It Costs Less to Work With Kalman, But You Have to Pay a Little More.

Kalman Floors have the lowest ultimate lifetime cost of ownership in the industry.

The installation costs of a new industrial warehouse floor are only a portion of the floor’s ultimate lifetime costs; costs that increase annually due to inflationary factors.

Settling for a standard, general-contactor-type concrete floor, will reduce the cost of construction, but unanticipated maintenance costs are caused by the floor itself.

Long-term maintenance costs are not generally considered during the design, or installation, of the less expensive floors and, often, owners are unaware of the ultimate lifetime costs.

Investing in a floor with Absorption Process® concrete topping bonded to a Kalman Seamless Concrete® shrinkage compensating slab provides a wearing surface that is denser and stronger with excellent resistance to the damaging abuse of daily operations.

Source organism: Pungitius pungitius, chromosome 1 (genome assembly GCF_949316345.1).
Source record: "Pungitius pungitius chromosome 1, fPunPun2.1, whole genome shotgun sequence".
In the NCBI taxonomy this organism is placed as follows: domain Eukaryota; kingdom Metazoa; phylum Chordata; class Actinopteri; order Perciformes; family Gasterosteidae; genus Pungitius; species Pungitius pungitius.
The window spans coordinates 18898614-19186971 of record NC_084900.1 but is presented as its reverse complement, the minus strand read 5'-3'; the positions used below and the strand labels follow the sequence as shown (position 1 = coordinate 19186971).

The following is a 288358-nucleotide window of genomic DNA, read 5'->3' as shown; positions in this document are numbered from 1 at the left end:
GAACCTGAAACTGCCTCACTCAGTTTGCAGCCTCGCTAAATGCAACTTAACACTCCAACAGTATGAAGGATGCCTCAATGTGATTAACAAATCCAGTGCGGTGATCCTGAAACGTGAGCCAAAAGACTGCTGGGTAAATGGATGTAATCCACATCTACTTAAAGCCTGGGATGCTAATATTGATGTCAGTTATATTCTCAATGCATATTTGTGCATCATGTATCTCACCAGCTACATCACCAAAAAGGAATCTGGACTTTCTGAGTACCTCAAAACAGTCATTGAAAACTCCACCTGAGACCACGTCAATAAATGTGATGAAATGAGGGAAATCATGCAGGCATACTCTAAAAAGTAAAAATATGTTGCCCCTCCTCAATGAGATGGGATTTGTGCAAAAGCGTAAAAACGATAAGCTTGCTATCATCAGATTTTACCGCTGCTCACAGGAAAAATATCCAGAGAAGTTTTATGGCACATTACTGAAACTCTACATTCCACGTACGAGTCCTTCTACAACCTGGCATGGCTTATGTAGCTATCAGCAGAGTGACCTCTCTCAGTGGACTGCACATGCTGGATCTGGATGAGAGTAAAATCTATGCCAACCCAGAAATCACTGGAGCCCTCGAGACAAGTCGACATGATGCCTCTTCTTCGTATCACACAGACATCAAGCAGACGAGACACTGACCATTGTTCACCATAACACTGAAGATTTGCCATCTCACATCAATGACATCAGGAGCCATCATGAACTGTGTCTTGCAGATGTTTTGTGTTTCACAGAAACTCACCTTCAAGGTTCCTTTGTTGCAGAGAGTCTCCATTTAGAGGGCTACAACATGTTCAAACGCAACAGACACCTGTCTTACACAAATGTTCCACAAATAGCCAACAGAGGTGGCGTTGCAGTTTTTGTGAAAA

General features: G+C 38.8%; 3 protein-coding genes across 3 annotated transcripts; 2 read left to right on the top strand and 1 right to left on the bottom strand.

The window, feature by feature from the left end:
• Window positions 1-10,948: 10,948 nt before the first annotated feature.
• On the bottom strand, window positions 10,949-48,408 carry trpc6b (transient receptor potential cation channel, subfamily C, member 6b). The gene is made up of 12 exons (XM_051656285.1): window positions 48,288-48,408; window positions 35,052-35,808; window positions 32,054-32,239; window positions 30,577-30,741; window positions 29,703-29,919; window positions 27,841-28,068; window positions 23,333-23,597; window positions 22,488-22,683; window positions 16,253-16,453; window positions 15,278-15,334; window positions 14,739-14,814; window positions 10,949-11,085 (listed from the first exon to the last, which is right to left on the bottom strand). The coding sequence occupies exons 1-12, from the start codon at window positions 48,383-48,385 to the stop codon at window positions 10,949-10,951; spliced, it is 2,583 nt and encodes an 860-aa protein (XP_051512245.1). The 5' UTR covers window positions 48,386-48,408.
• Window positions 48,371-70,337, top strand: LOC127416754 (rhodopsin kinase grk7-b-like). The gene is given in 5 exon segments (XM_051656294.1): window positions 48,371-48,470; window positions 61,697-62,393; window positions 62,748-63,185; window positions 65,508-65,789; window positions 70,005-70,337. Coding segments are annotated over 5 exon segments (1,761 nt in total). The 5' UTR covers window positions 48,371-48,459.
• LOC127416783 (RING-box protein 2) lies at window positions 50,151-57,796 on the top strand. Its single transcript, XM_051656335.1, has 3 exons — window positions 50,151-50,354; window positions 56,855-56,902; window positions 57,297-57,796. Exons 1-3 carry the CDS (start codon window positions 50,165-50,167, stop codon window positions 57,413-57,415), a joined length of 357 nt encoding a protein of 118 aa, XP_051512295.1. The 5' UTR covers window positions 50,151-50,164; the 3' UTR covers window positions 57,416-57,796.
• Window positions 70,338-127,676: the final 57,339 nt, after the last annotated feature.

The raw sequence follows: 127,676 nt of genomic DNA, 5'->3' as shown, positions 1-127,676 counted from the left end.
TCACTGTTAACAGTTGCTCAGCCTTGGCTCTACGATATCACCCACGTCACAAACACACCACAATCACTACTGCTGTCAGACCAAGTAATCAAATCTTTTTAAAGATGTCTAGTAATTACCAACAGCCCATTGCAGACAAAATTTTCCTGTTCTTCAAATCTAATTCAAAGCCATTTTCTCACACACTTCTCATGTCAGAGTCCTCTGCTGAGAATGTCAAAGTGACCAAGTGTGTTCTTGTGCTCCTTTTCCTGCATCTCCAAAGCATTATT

Guaranteed performance savings are built into the longer lasting premium stone-densified, bonded topping alternative. The savings are the result of proper planning, supervision, skilled workmanship, selection of the best materials, unique mix designs and special installation techniques that, while they increase the initial installation costs, eliminate many of the ultimate lifetime costs.

“Warehouse managers are measured in terms of their performance. If their performance is inhibited by slow-moving vehicles that reflects on them. So they prefer to see our floor system in the warehouse,” according to Carl Ytterberg, CEO of the Kalman Floor Company

There are five major inefficiencies in standard, contractor-grade floors that result in additional lifetime costs:

  1. More control joints are required to prevent cracking and control slab shifting. These joints quickly destroy the wheels of material handling vehicles, and, the wheels chip the joints. Preventing this damage requires monitoring and controlling vehicle speeds, which slows production. Add to this the replacement cost of wheels, bearings, fork truck transmissions and damaged merchandise falling during transport, and the hidden costs mount up quickly.